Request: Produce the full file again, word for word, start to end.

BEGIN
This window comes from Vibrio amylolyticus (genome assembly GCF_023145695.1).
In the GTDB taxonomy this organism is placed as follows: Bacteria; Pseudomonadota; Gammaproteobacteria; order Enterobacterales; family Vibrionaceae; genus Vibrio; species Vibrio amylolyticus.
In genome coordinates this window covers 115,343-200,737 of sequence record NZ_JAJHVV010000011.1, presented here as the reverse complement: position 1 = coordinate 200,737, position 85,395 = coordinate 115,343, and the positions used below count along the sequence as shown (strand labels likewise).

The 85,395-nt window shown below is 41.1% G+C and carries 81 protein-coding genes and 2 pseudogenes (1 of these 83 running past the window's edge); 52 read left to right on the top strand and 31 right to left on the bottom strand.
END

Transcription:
This window comes from Vibrio amylolyticus (genome assembly GCF_023145695.1).
In the GTDB taxonomy this organism is placed as follows: Bacteria; Pseudomonadota; Gammaproteobacteria; order Enterobacterales; family Vibrionaceae; genus Vibrio; species Vibrio amylolyticus.
In genome coordinates this window covers 115,343-200,737 of sequence record NZ_JAJHVV010000011.1, presented here as the reverse complement: position 1 = coordinate 200,737, position 85,395 = coordinate 115,343, and the positions used below count along the sequence as shown (strand labels likewise).

The 85,395-nt window shown below is 41.1% G+C and carries 81 protein-coding genes and 2 pseudogenes (1 of these 83 running past the window's edge); 52 read left to right on the top strand and 31 right to left on the bottom strand.